After eight novels, Jakes decided to sever his connection with Engel. He was now a big enough name in the publishing world that he could demand huge advances. He could also leave behind the world of paperback originals and insist that his future novels receive the full hardback treatment. He then produced a trilogy of novels about the Civil War that became massive bestsellers. The first volume in that series, North and South, was the eighth bestselling novel of 1982, one notch below Stephen King’s Different Seasons. Love and War was the fourth bestselling novel of 1984. Heaven and Hell was the ninth bestselling novel of 1987, one notch above King’s Eyes of the Dragon. The last of Jakes’s monster bestsellers (though he produced plenty of other successful novels) is my favorite, California Gold—a massive standalone historical novel that was the ninth bestselling novel of 1989. His final novel, The Gods of Newport, was published in 2006.

John Nichols (1940–2023)

John Nichols, who died in November at the age of 83, had a little in common with both John Jakes and Gabrielle Carey. Like Carey, his first published novel (he claimed it was the eighth he’d written) was completed when he was relatively young (23). When it appeared in 1965, The Sterile Cuckoo also drew comparisons with The Catcher in the Rye (or at least Alan J. Pakula’s 1969 film adaptation did). And like Jakes, Nichols was best-known for writing a series of novels about American rebels.

The Milagro Beanfield War, Nichols’s best-known novel and the first in his New Mexico Trilogy, was published in 1974, the same year as Jakes’s The Bastard. He followed it with The Magic Journey in 1978 and The Nirvana Blues in 1981. All three books bear some resemblance to Edward Abbey’s The Monkey Wrench Gang (published in 1975, so probably not a huge influence on Nichols) insofar as they all deal with people willing to go to extreme lengths to protect America’s desert southwest from the ravages of capitalism and overdevelopment.

Nichols claimed he wrote a novel a year and was able to publish only about a quarter of the books he actually completed in his lifetime. This sounds like typical writerly bluster, but this bizarre seven-minute video suggests that, if anything, he may have been understating his productivity:

I first discovered Nichols’s work when I read The Magic Journey at the age of 25, and I thought it was the most brilliant book I’d ever read. It begins in 1930 and spans 40 years in the life of Chamisaville, a fictional New Mexico town probably inspired by Taos. It opens with a literal bang, when a cache of illegally acquired dynamite accidentally explodes and exposes a mineral spring under the town center. A handful of greedy entrepreneurs decide to exploit the discovery and turn it into a tourist destination, and soon the place is rife with development, dollars, and environmental destruction. Decades later, April McQueen, the daughter of the man who hauled the dynamite into Chamisaville, will band together with a small group of idealistic radicals and try to undo the damage wreaked by her father and his cronies.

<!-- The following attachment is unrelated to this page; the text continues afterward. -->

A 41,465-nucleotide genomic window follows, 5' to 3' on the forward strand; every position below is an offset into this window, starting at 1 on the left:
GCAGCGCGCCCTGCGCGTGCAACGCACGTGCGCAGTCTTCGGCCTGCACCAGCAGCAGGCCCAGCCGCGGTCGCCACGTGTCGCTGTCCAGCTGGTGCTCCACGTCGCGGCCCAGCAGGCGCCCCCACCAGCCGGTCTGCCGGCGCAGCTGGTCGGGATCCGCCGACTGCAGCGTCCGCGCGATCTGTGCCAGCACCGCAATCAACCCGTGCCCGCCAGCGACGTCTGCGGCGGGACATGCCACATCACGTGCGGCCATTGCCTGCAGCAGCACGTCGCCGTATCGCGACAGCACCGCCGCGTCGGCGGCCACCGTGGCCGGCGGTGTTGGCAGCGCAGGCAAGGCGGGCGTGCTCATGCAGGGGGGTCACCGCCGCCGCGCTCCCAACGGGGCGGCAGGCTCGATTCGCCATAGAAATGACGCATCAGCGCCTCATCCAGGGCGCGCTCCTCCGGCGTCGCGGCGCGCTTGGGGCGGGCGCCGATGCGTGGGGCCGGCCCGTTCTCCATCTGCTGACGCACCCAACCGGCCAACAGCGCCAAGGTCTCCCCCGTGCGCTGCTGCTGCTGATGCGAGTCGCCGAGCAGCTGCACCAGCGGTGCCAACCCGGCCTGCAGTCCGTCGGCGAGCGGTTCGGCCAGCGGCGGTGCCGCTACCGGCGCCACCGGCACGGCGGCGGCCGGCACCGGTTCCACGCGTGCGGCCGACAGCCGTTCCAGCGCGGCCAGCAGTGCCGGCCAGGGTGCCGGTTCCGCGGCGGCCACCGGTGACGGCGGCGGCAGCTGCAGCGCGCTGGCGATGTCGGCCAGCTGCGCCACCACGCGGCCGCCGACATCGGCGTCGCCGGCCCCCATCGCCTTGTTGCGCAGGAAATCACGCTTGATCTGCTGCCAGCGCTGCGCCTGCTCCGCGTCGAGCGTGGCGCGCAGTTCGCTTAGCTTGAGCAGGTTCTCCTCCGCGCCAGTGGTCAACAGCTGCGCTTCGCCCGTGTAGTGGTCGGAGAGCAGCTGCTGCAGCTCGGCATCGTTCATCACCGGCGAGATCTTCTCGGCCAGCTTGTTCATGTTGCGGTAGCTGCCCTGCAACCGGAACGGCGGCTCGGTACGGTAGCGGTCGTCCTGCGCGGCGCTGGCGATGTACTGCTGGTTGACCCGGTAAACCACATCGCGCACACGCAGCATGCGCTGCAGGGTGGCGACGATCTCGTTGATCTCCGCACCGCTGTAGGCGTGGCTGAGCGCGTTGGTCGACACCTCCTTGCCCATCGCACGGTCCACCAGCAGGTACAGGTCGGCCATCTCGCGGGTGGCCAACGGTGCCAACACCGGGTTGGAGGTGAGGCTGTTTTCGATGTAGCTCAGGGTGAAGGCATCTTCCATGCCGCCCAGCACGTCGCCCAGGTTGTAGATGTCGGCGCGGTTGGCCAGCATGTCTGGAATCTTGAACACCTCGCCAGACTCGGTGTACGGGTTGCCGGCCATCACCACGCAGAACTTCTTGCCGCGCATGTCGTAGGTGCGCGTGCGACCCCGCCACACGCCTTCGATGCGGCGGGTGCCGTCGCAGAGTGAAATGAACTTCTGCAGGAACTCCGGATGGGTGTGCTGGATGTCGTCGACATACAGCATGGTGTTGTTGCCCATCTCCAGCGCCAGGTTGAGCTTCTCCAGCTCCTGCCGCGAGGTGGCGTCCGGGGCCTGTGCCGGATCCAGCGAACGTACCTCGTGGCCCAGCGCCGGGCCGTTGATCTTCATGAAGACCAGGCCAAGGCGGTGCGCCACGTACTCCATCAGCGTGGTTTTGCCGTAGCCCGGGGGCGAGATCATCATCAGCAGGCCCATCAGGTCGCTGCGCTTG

Prior to discovering The Magic Journey, I had read The Monkey Wrench Gang, Steinbeck’s In Dubious Battle, and plenty of other novels about left-wing social activists trying to save the world. But none of them spoke to me as directly and movingly as The Magic Journey did. I’m still not sure why I enjoyed it so much. I was never an activist, nor have I ever been all that interested in environmentalism. Politically, I’ve always been a rather middle-of-the-road Democrat. And I could tell from his books that Nichols was as leftwing as you could get without being a terrorist of some kind. But something about The Magic Journey spoke to me.

At the time, I felt very alone in my love of this book, because I never encountered another living soul who had read it. Today, thanks to the internet, I can go online and find a handful of other superfans. A review at Goodreads begins: “I believe this is probably my favorite book,” and an Amazon review describes it as “the greatest book ever.” After re-reading The Magic Journey several times in the mid-’80s, I went back and read all of Nichols’s earlier novels, including The Sterile Cuckoo, The Wizard of Loneliness, and The Milagro Beanfield War. I continued reading every novel he published until about the mid-1990s, and while I enjoyed most of them, none of them had the same effect on me that The Magic Journey did. If I re-read it today I would almost certainly discover that it is not the masterpiece I remember, so I prefer to hang on to the memory of how it made me feel instead.

In 1993, a friend of mine, novelist Karen Joy Fowler, mentioned that she was going to be teaching at a writers’ conference with Nichols that summer. I was still enough of a fan that I asked her to take him a couple of novels to autograph. I supplied her with my dogeared trade-paperback copy of The Magic Journey, as well as a cheap mass-market paperback copy of The Milagro Beanfield War. I was broke at the time (a chronic condition, alas) and couldn’t afford to purchase hardback books. Occasionally, I have been sneered at by writers when I showed up at their book signings bearing tattered paperbacks, so I knew I might be putting Karen in an awkward position. I needn’t have worried. Karen returned the books to me, warmly and amusingly inscribed. Dated July 25th, 1993, the inscription in The Milagro Beanfield War reads:


May you always be able to slalom with impeccable chutzpah through all the vicissitudes of life.


John Nichols.

(“Venceremos” is Spanish for “We will win.”) Inside my copy of The Magic Journey he wrote: “I hope you always have the idealism to struggle for what you believe in!”

Images courtesy of the author.

Now that I’m 65, I suspect that Nichols might be disappointed in me. I’ve spent my adult life mostly just struggling to keep a roof over my head, so idealism hasn’t played much of a role in my daily grind. And only rarely have I found myself slaloming with impeccable chutzpah through all the vicissitudes of life. Most of the time it has been a somewhat arduous trek. But even when it has been a complete slog, I’ve always been able to find solace and joy in the works of popular-fiction writers like John Nichols, John Jakes, and Gabrielle Carey. They will be much missed.